Shh...Don't tell them it's opera!

Shh...Don't tell them it's opera!

Jenna Simeonov

I’m spending this month touring around Ontario, putting on opera for kids. We bring a whole set, costumes, props and electric keyboard, to school gyms and perform for hundreds of kids, twice a day. It’s a lot of early mornings, a lot of equipment-schlepping, and a lot of time in the tour van. But it’s worth it. From where I sit at the piano, I can look out at the sea of kids as they take in live opera, probably for the first time in their lives. There’s the usual gamut of reactions, like wide-eyed awe, laughter, terror, and indifference. I love them all, even the blatant hands covering ears when the singers get a bit too close for comfort.

It’s true that enough slapstick comedy will get laughs from kids, even without much artistry behind it. But children are an honest litmus test for something like opera. They react in a big way, using their voices and bodies to tell the performers just how they feel about what’s happening onstage. Conversely, it’s really noticeable when there’s no reaction at all. If a performer mumbles his words, a joke falls flat and crickets are heard. If there’s no eye contact, no connection between singers and the kids, it’s pretty easy to lose their attention and never get it back. Stage director Ashlie Corcoran has her fair share of experience in directing children’s opera: “When I am directing an opera for children, my number one priority is that they have an artistic and cultural experience. By that, I mean that sometimes live performance directed at children is used as a vehicle to explore an issue, or a moral or a lesson. Personally, my priority is that the young audience walks away from their experience jazzed by what they saw - curious about the music, about staging and design, and inspired by live storytelling. Basically - wanting to see more opera, or theatre, or dance.”

Performing for kids never fails to remind me of the “why?” in all this opera that we do. It jolts me out of the mainstream opera scene, and I can take an objective survey of the point of it all. See, the thing with kids is they don’t have much patience for self-indulgent entertainment. There exists a fair amount of self-indulgence in “adult” opera (I say a “fair” amount in the sense that it’s not always bad to be selfish in an opera. For singers, sometimes it’s just necessary), and adult audiences are much more likely to forgive it. If a singer is singing a note-perfect, blandly-acted Violetta, opera-going grown-ups are more prone to enjoy the show and ignore the lack of storytelling. But singing for its own sake won’t travel far with kids.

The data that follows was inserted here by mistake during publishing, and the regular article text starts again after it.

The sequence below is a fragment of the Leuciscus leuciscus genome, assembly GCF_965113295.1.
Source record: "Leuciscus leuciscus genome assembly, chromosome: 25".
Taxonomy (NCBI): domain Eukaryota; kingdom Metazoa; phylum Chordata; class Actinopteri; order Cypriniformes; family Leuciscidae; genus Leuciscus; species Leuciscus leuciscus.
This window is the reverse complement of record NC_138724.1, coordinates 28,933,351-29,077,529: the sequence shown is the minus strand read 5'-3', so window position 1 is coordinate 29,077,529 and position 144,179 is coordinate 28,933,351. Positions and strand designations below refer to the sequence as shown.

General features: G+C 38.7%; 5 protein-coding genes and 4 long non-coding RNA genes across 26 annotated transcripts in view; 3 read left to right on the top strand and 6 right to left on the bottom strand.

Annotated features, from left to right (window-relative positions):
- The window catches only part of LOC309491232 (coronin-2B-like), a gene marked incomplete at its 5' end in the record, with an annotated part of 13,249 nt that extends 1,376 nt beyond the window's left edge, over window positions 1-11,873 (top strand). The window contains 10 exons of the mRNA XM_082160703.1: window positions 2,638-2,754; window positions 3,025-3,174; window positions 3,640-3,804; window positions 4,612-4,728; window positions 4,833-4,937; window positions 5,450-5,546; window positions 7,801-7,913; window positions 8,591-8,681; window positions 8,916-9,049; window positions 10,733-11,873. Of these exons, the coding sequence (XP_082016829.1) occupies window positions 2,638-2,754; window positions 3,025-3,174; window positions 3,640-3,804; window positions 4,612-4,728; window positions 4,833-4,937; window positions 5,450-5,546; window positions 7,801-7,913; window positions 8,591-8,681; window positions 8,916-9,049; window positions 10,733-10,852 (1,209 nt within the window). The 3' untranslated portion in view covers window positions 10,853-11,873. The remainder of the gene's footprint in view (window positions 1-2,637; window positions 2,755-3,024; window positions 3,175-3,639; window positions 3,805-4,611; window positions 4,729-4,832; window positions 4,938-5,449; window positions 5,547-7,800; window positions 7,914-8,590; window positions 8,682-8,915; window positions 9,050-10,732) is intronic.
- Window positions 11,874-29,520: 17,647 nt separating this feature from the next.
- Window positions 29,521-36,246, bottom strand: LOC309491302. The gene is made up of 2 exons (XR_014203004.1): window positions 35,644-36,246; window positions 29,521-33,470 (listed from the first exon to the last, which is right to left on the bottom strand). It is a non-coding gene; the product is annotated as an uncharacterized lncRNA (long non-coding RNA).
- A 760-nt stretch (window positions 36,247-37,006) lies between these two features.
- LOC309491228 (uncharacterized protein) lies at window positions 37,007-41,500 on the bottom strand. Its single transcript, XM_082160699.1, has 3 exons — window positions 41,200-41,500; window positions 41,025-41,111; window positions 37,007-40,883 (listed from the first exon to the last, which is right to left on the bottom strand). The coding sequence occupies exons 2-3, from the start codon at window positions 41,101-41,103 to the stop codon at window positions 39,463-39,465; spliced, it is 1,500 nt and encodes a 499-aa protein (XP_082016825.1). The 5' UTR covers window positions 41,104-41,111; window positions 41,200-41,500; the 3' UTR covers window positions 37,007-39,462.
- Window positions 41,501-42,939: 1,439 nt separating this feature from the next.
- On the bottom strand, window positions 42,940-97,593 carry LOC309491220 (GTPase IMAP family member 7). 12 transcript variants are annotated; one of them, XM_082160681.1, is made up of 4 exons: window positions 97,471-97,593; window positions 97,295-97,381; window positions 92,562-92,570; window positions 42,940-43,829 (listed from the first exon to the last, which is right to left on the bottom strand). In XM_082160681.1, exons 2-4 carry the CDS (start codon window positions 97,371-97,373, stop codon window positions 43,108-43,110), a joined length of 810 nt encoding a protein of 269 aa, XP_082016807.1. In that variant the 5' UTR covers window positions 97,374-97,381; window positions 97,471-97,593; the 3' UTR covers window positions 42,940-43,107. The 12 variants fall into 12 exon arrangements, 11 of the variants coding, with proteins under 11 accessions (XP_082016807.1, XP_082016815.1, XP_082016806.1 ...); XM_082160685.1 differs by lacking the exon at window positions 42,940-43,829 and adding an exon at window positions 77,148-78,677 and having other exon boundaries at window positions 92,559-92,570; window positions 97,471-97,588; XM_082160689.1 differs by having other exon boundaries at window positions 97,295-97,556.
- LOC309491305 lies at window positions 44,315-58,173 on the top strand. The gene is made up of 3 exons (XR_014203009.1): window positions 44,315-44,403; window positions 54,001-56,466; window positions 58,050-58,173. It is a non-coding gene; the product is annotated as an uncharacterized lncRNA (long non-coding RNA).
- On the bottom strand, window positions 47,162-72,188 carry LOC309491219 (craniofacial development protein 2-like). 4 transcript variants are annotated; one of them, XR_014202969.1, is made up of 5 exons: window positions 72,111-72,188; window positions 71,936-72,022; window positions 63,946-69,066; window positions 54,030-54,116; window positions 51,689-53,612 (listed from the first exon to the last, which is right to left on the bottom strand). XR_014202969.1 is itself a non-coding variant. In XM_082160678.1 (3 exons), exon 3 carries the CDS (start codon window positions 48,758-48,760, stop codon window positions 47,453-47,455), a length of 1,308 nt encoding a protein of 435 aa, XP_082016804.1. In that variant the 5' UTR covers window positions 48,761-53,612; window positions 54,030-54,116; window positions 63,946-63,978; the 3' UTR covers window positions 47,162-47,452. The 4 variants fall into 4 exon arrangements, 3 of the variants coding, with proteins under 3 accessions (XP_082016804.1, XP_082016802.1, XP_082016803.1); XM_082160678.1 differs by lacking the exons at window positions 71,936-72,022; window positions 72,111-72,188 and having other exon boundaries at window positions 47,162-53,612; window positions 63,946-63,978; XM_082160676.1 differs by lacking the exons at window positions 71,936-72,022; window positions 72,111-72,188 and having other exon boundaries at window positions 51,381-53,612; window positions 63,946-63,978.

It’s all about the story, and that holds the creators of opera for young people to a high standard of artistic integrity. I asked Dean Burry, Canadian composer of several children’s operas (The Brothers Grimm, The Bremen Town Musicians, The Scorpion’s Sting: An Egyptian Myth), about his process: “Young people are generally not as jaded towards contemporary music as adults are, so, amazingly, they are often more open to new sounds. If the music is clear and engaging, they will usually go the distance for you. Yes, when writing for young people you need an exciting story, clarity of text and musical idea, and something which is relevant…but isn’t that what everyone wants? I think a lot of so called ‘grown-up’ works could learn a lot from a ‘children’s’ aesthetic.”

That last sentence of Dean’s is an important one; understanding that audiences of all ages demand the same thing can be a lightbulb moment for creators of opera. One of the things in common between audiences of all ages is that no homework is necessary to be moved by live theatre and music. It’s a fair assumption that most kids under ten years old haven’t seen opera, and perhaps they haven’t seen any form of live theatre at all. With that in mind, it’s really an amazing thing to see hundreds of kids simply react to what they see and hear. My biased opinion is that these kids are totally loving opera. “Writing for 4 to 12 year olds in itself is a big challenge,” says Dean. “This is where it is so important to create a multi-layered work. The younger kids love the slapstick (so do I) and the older ones can appreciate the more sophisticated story elements and metaphors. Honestly, I never write with one specific group in mind. I think it is possible for a good work of art to have something for everyone…and most of the times, parents and teachers seem to enjoy my operas as much as the kids. That means a lot to me.”

Frankly, when it comes to kids getting introduced to opera, it doesn’t matter what they noticed or liked; it doesn’t even matter if they remember the show. The point is for them to have seen and heard something new, and for them to feel something. Says Ashlie, “One of the most fun parts of directing opera for children is the power that can be found in breaking the fourth wall. I encourage the singers I am working with to make real eye contact with the children sitting at their feet - to use them as their confidents and advocates. It’s the best way to hold children’s attention - and involve them in the story!” If kids experience a connection to live theatre, even one time, perhaps the idea of opera won’t be associated with vague ideas of boredom and inaccessibility when they become adults. And when those adults start deciding how they want to spend their disposable income, perhaps tickets to a live show will be on the list.

Related Content



Unlike other sites, we're keeping Schmopera ad-free. We want to keep our site clean and our opinions our own. Support us for as little as $1.00 per month.